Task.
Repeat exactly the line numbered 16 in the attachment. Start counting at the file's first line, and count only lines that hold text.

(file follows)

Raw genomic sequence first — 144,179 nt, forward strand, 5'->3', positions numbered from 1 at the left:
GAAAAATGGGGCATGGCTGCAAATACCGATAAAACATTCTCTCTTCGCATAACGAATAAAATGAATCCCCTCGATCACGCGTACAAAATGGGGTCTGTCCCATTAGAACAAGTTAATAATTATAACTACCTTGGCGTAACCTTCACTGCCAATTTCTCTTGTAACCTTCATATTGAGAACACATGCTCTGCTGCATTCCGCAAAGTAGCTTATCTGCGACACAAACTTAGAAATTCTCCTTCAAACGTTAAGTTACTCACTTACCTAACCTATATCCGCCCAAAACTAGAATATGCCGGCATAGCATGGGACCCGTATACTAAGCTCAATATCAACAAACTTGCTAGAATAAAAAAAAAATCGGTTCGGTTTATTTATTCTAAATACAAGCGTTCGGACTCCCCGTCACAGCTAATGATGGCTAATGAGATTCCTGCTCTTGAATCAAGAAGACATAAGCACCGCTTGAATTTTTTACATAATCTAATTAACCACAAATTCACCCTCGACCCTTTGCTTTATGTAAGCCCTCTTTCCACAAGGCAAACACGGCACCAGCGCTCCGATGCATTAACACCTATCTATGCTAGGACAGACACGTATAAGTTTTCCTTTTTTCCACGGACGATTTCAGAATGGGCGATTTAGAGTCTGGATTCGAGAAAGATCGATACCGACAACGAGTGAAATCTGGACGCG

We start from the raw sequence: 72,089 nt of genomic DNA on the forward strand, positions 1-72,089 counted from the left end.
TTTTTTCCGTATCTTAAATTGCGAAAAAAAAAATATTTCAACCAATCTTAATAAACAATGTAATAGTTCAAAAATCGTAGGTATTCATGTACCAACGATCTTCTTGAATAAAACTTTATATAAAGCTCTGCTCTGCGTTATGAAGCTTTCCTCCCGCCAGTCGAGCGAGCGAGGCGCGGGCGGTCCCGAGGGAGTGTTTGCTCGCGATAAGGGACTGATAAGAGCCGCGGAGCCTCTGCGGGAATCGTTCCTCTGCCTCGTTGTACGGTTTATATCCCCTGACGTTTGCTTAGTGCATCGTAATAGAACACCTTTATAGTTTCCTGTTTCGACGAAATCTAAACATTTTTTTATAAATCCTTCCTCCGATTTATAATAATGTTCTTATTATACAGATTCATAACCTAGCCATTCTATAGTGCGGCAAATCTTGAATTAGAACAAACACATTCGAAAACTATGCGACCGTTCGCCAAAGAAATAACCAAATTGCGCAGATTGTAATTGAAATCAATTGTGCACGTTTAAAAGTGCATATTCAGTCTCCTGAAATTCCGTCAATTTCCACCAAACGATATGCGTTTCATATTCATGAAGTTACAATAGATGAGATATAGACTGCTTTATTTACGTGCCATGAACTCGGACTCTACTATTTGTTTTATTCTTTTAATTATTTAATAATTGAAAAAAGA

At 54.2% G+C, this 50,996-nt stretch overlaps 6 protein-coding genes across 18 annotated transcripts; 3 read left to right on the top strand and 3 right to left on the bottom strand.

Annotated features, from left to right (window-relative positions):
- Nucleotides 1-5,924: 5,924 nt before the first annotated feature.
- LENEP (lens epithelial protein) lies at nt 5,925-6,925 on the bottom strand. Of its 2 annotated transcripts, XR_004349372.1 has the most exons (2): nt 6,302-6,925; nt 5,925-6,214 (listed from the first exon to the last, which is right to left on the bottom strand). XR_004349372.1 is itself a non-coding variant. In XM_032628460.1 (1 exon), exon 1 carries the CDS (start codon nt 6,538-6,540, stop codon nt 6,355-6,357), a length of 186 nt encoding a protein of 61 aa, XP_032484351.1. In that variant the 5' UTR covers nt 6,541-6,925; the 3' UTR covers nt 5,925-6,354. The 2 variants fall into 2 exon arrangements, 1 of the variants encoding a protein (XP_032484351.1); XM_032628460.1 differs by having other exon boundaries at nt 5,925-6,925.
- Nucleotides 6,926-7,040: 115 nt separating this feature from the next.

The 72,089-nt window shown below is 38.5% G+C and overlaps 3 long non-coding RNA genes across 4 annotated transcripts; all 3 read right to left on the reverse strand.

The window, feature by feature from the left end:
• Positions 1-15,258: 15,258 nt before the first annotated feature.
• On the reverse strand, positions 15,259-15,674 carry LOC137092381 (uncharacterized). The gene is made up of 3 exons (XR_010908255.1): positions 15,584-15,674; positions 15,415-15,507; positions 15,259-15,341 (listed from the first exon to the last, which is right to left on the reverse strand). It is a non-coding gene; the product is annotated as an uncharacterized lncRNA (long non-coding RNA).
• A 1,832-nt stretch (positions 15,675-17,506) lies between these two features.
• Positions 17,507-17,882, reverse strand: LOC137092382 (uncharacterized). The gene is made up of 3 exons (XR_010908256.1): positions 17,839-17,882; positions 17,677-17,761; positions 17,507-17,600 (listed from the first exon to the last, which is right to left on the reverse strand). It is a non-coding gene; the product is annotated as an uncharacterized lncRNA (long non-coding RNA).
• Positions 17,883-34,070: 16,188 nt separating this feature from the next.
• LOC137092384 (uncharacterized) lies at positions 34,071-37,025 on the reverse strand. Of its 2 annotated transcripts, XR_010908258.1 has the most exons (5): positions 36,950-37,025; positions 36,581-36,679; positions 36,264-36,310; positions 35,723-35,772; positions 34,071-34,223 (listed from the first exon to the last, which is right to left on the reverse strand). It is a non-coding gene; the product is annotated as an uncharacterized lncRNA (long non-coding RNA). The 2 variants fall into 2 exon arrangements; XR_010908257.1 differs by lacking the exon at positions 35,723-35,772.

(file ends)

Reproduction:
• Positions 17,883-34,070: 16,188 nt separating this feature from the next.